I always switched the bottom half of the duplex, because the items plugged into them are typically left in while the top half is used for temporary plug loads. It's just more convenient to plug into the top. My logic, no-one elses. I am curious about something though. I understand using 3 wire from box to box and using the red conductor for the switched load. Here is my question. If you run these on two circuits and wire them to a double pole breaker, they can share the neutral, but you end up with 220V in each box. If you run them on two circuits, but on two different busses, then they can't share the neutral. Should switched duplexes be wired so that each circuit has it's own neutral?
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Old 01-28-2013, 10:20 AM   #8
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Switched Outlet - Top or Bottom?


Unless there is a state or local amendment, family rooms need AFCI protection.
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Old 01-28-2013, 10:26 AM   #9
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Switched Outlet - Top or Bottom?


I like the top switched and the bottom constant hot. The adapters for low voltage devices would block the bottom half of the receptacle if plugged into the top.
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Old 01-28-2013, 01:20 PM   #10
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Switched Outlet - Top or Bottom?


Quote:
Originally Posted by k_buz View Post
Unless there is a state or local amendment, family rooms need AFCI protection.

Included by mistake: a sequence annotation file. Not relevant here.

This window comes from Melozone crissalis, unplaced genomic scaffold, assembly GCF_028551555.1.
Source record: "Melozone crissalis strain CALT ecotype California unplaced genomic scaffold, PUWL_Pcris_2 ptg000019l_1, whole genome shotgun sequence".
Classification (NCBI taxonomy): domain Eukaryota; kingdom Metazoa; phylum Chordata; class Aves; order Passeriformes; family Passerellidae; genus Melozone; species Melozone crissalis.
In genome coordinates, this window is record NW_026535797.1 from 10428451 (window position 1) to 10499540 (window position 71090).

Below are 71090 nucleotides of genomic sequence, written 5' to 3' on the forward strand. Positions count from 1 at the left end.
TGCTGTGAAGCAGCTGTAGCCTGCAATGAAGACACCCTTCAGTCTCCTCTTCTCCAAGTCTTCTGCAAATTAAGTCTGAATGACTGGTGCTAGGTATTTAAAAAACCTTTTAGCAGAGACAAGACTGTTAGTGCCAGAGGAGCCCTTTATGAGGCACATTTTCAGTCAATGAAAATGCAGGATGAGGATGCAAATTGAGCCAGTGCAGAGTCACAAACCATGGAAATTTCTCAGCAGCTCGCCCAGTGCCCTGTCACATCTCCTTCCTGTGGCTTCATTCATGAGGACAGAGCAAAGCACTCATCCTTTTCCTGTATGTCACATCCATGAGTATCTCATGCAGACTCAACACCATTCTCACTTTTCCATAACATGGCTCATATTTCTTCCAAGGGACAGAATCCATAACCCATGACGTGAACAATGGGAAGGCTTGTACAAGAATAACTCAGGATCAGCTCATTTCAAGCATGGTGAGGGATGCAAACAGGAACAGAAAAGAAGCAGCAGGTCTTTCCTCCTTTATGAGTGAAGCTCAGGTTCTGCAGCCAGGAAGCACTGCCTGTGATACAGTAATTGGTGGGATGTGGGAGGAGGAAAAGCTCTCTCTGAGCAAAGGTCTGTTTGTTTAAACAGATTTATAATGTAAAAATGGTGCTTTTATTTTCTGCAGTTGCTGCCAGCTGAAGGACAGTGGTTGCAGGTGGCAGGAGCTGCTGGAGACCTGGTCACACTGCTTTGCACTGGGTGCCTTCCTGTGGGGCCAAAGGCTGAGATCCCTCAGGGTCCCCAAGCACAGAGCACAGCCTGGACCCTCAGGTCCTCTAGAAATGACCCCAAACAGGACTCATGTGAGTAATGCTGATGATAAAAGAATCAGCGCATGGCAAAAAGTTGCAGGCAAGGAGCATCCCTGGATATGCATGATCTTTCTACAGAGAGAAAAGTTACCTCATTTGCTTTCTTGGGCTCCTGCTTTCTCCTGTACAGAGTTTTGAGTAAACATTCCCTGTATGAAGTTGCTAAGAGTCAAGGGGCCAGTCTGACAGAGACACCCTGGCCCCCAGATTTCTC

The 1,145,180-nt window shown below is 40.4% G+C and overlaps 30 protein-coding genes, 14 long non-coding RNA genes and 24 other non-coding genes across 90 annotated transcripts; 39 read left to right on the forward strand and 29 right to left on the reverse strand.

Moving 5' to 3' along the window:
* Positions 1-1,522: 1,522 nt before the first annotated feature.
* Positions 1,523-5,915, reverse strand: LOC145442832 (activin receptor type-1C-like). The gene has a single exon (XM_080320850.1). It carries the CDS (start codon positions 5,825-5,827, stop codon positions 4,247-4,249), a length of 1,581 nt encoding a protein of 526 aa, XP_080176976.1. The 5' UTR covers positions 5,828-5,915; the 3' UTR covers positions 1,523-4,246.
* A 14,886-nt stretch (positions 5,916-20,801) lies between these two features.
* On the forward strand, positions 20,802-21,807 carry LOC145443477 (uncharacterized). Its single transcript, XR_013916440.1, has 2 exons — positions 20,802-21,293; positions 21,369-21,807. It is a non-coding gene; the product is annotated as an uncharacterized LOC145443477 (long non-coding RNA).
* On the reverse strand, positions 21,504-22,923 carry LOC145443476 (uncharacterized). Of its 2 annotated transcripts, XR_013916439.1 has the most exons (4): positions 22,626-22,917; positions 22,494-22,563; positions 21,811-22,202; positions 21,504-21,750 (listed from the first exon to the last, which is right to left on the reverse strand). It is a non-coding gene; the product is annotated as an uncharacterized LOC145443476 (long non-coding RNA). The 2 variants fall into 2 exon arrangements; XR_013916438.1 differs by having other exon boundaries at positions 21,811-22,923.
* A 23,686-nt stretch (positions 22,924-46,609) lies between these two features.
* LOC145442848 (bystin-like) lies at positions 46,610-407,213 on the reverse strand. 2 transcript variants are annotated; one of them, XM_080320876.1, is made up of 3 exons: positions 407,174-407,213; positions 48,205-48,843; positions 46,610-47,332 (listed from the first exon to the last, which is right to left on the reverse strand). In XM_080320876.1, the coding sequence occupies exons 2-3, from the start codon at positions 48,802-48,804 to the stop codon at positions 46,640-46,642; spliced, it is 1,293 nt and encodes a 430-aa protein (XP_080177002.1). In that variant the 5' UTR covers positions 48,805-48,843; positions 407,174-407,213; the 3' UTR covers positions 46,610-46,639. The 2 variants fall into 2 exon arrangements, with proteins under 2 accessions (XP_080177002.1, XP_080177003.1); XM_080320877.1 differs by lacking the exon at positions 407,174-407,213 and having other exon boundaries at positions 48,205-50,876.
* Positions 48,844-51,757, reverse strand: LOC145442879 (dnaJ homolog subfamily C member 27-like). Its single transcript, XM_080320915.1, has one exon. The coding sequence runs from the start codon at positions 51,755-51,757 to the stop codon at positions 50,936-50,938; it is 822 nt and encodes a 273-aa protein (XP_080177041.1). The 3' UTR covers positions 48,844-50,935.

AFIC not needed in the family room....an excerpt from my plans

Quote:
ELECTRICAL (CEC 2010)
1. GROUND FAULT CIRCUIT PROTECTION IS REQUIRED FOR ALL EXTERIOR OUTLETS,
BATHROOMS, KITCHEN COUNTERS, GARAGES OF DWELLING UNITS AND WHERE
THERE IS DIRECT GRADE LEVEL ACCESS AND ALL TEMPORARY PANELS USED FOR
CONSTRUCTION.
2. ALL UNDERGROUND WIRES TO BE PULLED IN APPROVED CONDUIT.
3. TELEPHONE LINE TO INSTALLED IN APPROVED CONDUIT.
4. TEMPORARY ELECTRIC PANELS TO BE PRIOR TO INSPECTION.
5. PROVIDE UFER GROUND IN NEW SINGLE FAMILY DWELLING.
6. REQUIRED SMOKE DETECTORS SHALL RECEIVE THEIR PRIMARY POWER FROM THE
BUILDING WIRING. WIRING SHALL BE PERMANENT AND WITHOUT A
DISCONNECT SWITCH OTHER THAN THAT REQUIRED FOR OVER CURRENT
PROTECTION (CBC 907.2.10.1.3). SMOKE DETECTORS SHALL SOUND AN ALARM
AUDIBLE IN ALL AREAS OF THE BUILDING. ( CBC 907.2.10.1.2) INTERCONNECTED
AND EQUIPPED WITH BATTERY BACK-UP (CBC 907.2.10.3).
7. ALL ELECTRICAL PER LATEST ELECTRICAL CODES. CEC 2010
8. ELECTRICAL SYSTEM GROUND TO BE PROVIDED PER CEC 2010.
9. RECEPTACLE OUTLETS SHALL BE SPACED AT THE RATE OF 12 FEET O.C. MAXIMUM
AND SHALL BE LOCATED WITHIN 6 FEET OF DOOR OPENINGS (E.G., CLOSET
DOORS, ETC.). ALSO EVERY TWO FEET OR WIDER WALLS IN HABITABLE ROOMS.
10. ALL INCANDESCENT LIGHTING FIXTURES RECESSED INTO INSULATED CEILINGS
MUST BE APPROVED FOR ZERO-CLEARANCE INSULATION COVER (I.C.) BY
UNDERWRITERS LAB OR OTHER TESTING/RATING LAB. RECOGNIZED BY THE
I.C.B.O. AS PER TITLE 24.
11. PROVIDE AT LEAST ONE 20 AMP BRANCH CIRCUIT TO SUPPLY BATHROOM
RECEPTACLE OUTLETS. SUCH CIRCUIT SHALL HAVE NO OTHER OUTLETS. (CEC
210.11(C)(3))
12. PROVIDE AT LEAST ONE 20 AMP BRANCH CIRCUIT TO SUPPLY LAUNDRY
RECEPTACLE OUTLETS. SUCH CIRCUIT SHALL HAVE NO OTHER OUTLETS. (CEC
210.11(C)(2))
13. ALL LIGHTING TO COMPLY WITH 2008 TITLE 24.
14. ARC FAULT CIRCUIT INTERRUPTION PROTECTION REQUIRED FOR ALL BEDROOMBRANCH CIRCUITS. (CEC 210.12)
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I like the top switched and the bottom constant hot. The adapters for low voltage devices would block the bottom half of the receptacle if plugged into the top.
Your the second one to note it that way....so that is the way I will go. Maintenance brings up a good point too....but i don't see this outlet getting a lot of 'other' use....it's sort of out of the way in a corner....I'm providing another outlet that would get a lot more use....such as the vacuum.

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Last edited by ddawg16; 01-28-2013 at 01:25 PM.